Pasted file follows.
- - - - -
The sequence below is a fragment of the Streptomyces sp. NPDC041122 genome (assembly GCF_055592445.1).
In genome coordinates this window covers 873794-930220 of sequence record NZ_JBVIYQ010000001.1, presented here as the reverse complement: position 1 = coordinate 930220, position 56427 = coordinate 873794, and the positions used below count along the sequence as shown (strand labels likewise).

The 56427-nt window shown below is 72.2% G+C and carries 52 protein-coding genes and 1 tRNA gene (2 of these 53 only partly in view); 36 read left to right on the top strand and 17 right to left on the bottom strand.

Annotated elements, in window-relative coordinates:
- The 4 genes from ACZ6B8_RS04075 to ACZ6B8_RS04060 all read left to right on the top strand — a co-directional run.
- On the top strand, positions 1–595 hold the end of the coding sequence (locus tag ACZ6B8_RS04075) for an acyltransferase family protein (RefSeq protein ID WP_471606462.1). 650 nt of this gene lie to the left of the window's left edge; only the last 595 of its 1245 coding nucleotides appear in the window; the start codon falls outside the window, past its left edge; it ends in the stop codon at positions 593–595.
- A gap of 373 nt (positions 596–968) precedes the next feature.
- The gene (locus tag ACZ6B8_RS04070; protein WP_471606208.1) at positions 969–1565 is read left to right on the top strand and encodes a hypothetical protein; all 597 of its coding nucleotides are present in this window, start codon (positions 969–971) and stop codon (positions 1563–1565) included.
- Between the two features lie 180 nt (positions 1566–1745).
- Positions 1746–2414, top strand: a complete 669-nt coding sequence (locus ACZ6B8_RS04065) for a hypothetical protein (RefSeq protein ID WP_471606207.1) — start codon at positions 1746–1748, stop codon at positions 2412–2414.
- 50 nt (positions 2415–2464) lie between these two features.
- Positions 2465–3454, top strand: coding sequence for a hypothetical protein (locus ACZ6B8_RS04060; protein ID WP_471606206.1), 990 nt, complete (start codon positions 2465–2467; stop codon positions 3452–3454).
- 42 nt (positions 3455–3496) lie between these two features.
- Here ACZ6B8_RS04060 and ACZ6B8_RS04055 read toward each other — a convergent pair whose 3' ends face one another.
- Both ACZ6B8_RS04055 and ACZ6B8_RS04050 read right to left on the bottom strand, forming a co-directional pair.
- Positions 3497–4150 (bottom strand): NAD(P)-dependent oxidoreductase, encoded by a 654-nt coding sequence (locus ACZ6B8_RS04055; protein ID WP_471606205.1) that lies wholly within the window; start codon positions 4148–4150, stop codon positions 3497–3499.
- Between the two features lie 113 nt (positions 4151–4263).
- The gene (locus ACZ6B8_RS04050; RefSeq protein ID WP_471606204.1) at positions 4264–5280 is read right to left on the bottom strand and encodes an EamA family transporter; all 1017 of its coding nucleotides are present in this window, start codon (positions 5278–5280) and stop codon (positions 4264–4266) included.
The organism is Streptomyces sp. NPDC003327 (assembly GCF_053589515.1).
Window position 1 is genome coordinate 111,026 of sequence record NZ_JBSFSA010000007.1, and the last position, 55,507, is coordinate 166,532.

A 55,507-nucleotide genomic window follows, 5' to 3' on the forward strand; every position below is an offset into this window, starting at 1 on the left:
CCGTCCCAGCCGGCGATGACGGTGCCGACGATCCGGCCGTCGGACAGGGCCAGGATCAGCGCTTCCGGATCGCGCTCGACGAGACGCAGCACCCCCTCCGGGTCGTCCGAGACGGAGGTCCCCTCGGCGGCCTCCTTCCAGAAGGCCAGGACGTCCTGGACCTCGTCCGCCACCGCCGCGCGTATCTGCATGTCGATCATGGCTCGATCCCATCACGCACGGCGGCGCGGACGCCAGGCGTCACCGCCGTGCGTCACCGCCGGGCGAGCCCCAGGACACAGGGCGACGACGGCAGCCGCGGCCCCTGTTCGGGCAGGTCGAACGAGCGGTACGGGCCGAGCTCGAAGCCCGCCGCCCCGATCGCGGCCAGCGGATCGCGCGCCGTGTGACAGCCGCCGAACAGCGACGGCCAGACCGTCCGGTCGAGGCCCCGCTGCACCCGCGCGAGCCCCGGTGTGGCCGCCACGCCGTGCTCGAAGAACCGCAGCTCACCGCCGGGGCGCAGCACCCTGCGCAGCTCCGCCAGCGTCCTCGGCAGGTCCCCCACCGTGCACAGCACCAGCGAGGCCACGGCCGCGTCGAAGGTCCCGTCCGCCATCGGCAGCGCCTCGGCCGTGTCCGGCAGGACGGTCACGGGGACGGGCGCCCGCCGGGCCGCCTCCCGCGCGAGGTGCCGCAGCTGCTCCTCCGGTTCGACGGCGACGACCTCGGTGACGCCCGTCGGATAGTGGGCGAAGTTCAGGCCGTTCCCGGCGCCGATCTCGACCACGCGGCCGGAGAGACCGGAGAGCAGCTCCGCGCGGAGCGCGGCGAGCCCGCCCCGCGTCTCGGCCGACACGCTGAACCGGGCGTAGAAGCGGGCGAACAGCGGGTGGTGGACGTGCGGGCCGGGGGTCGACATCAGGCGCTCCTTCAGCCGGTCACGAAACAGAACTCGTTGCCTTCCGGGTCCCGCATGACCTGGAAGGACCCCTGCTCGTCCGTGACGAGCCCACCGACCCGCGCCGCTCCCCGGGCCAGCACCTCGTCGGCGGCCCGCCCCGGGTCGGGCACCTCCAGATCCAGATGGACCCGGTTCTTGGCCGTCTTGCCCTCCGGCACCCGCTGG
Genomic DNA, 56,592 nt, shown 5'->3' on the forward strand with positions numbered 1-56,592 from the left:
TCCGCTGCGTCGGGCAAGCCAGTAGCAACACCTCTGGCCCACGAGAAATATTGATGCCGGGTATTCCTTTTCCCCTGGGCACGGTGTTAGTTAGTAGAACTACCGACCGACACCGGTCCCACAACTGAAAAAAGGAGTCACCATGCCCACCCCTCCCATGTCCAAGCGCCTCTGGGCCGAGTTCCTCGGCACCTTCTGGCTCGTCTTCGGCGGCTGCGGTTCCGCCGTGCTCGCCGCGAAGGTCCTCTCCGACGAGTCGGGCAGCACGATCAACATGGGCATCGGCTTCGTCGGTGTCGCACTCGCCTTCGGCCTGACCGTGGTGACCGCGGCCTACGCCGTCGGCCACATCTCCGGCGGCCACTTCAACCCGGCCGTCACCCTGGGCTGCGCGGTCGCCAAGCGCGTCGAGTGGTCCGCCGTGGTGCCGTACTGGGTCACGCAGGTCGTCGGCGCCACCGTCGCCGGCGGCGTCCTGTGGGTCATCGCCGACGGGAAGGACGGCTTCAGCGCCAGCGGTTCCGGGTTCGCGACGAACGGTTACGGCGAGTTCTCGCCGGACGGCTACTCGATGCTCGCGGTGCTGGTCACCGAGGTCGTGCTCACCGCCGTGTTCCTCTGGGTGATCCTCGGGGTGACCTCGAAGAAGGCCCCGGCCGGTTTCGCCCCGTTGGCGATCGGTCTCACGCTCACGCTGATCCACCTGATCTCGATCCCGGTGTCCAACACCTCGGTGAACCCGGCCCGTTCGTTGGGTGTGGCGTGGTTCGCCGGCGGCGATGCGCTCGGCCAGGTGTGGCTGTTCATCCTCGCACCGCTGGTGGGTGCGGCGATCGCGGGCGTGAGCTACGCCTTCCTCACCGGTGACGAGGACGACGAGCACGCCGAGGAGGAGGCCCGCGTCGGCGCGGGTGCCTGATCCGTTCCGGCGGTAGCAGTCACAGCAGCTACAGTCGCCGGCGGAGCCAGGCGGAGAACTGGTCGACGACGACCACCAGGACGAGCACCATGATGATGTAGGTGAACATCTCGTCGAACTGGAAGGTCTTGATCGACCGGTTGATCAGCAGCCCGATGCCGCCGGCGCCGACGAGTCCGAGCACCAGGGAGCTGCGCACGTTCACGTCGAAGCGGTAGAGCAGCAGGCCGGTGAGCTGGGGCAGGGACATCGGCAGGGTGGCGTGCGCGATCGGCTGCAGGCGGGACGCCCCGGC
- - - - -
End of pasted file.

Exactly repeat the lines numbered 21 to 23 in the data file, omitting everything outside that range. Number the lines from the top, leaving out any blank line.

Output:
A 55,507-nucleotide genomic window follows, 5' to 3' on the forward strand; every position below is an offset into this window, starting at 1 on the left:
CCGTCCCAGCCGGCGATGACGGTGCCGACGATCCGGCCGTCGGACAGGGCCAGGATCAGCGCTTCCGGATCGCGCTCGACGAGACGCAGCACCCCCTCCGGGTCGTCCGAGACGGAGGTCCCCTCGGCGGCCTCCTTCCAGAAGGCCAGGACGTCCTGGACCTCGTCCGCCACCGCCGCGCGTATCTGCATGTCGATCATGGCTCGATCCCATCACGCACGGCGGCGCGGACGCCAGGCGTCACCGCCGTGCGTCACCGCCGGGCGAGCCCCAGGACACAGGGCGACGACGGCAGCCGCGGCCCCTGTTCGGGCAGGTCGAACGAGCGGTACGGGCCGAGCTCGAAGCCCGCCGCCCCGATCGCGGCCAGCGGATCGCGCGCCGTGTGACAGCCGCCGAACAGCGACGGCCAGACCGTCCGGTCGAGGCCCCGCTGCACCCGCGCGAGCCCCGGTGTGGCCGCCACGCCGTGCTCGAAGAACCGCAGCTCACCGCCGGGGCGCAGCACCCTGCGCAGCTCCGCCAGCGTCCTCGGCAGGTCCCCCACCGTGCACAGCACCAGCGAGGCCACGGCCGCGTCGAAGGTCCCGTCCGCCATCGGCAGCGCCTCGGCCGTGTCCGGCAGGACGGTCACGGGGACGGGCGCCCGCCGGGCCGCCTCCCGCGCGAGGTGCCGCAGCTGCTCCTCCGGTTCGACGGCGACGACCTCGGTGACGCCCGTCGGATAGTGGGCGAAGTTCAGGCCGTTCCCGGCGCCGATCTCGACCACGCGGCCGGAGAGACCGGAGAGCAGCTCCGCGCGGAGCGCGGCGAGCCCGCCCCGCGTCTCGGCCGACACGCTGAACCGGGCGTAGAAGCGGGCGAACAGCGGGTGGTGGACGTGCGGGCCGGGGGTCGACATCAGGCGCTCCTTCAGCCGGTCACGAAACAGAACTCGTTGCCTTCCGGGTCCCGCATGACCTGGAAGGACCCCTGCTCGTCCGTGACGAGCCCACCGACCCGCGCCGCTCCCCGGGCCAGCACCTCGTCGGCGGCCCGCCCCGGGTCGGGCACCTCCAGATCCAGATGGACCCGGTTCTTGGCCGTCTTGCCCTCCGGCACCCGCTGG
Genomic DNA, 56,592 nt, shown 5'->3' on the forward strand with positions numbered 1-56,592 from the left: